The Oregon State University Sesquicentennial Oral History Project

Sort Interviews by Affiliation or Theme

The Extension Tradition in the Columbia River Gorge

Two life history interviews conducted by Chris Petersen.

August 9, 2016


4-H Extension in Hood River County  August 9, 2016  Location: Mid-Columbia Agricultural Research and Extension Center, Hood River, Oregon.  Watch Video | Download Transcript (PDF)

In her interview, Billie Stevens discusses her upbringing and connection with Extension while growing up in Idaho; her college experience as a Home Economics major at the University of Idaho; her short tenure as a public school teacher; and her decision to relocate to Prineville, Oregon, where she had accepted as position as a 4-H Extension Agent. In recalling her Prineville years, Stevens touches upon her involvement with outreach related to home economics, pet ownership, and the creative arts. She also shares her memories of earning her OSU master's degree in Adult Education, and her sense of the ways in which Prineville changed as a community during her years there.

Stevens then describes her move to Hood River and her career as a 4-H Extension Agent serving Hood River County. In this, she comments on the evolution of Hood River as a community; the status of the Hood River branch upon her arrival; and the activities in which she engaged during this phase of her career. Of particular interest are Stevens' memories of Extension engagement with the local Latino population; the many programs that Extension spearheaded to assist with family and community development; and the especially busy life of an Extension Agent during the weeks surrounding the county fair. The interview concludes with notes on retirement and reflections on change within the community and the Extension Service.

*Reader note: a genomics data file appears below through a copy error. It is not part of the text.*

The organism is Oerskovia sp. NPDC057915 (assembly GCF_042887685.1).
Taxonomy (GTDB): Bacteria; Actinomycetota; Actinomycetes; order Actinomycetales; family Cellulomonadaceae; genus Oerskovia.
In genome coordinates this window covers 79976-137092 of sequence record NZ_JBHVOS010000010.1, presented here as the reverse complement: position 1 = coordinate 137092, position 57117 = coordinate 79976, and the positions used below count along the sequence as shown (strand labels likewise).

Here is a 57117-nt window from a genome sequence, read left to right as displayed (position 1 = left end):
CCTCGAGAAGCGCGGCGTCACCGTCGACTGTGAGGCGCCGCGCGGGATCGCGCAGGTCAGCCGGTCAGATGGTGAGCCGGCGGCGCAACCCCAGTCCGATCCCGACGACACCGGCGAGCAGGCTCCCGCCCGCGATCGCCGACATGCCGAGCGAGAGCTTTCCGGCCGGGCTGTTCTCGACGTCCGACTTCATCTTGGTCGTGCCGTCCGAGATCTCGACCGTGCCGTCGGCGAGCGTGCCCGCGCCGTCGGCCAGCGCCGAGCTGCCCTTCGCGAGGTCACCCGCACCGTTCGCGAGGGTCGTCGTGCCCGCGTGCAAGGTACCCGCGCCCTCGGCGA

Extension, History, and Change in Sherman and Wasco Counties  August 9, 2016  Location: Mid-Columbia Agricultural Research and Extension Center, Hood River, Oregon.  Watch Video | Download Transcript (PDF)

In his interview, Sandy Macnab provides an in-depth description of his upbringing in a very rural, agricultural setting; comments on his years as both an undergraduate and graduate student at OSU; and shares his memories of campus culture during the 1970s. He then details the route that he took to becoming an OSU Extension Agent for Sherman County, and likewise documents his shift to the Wasco County branch and the changes that this shift entailed. From there, Macnab responds to questions concerning his engagement with the Rajneeshpuram community during the 1980s; his research on wheat production and marketing costs; and investigations of alternative crops that might be suitable for the Columbia Basin. He likewise adds his perspective on the explosive growth of wind power in the Columbia River Gorge.

Macnab next provides notes on his family's memories of the construction of two major dams on the Columbia River; discusses research that he has conducted on wolves in Sherman and Wasco County; and describes the major damage caused in the region by the Christmas Day Flood of 1964. The interview concludes with thoughts on the roles that photography and popular writing - including a newspaper column - played over the course of his career; and a lengthy discussion of changes in Sherman County that Macnab has observed as a life-long resident.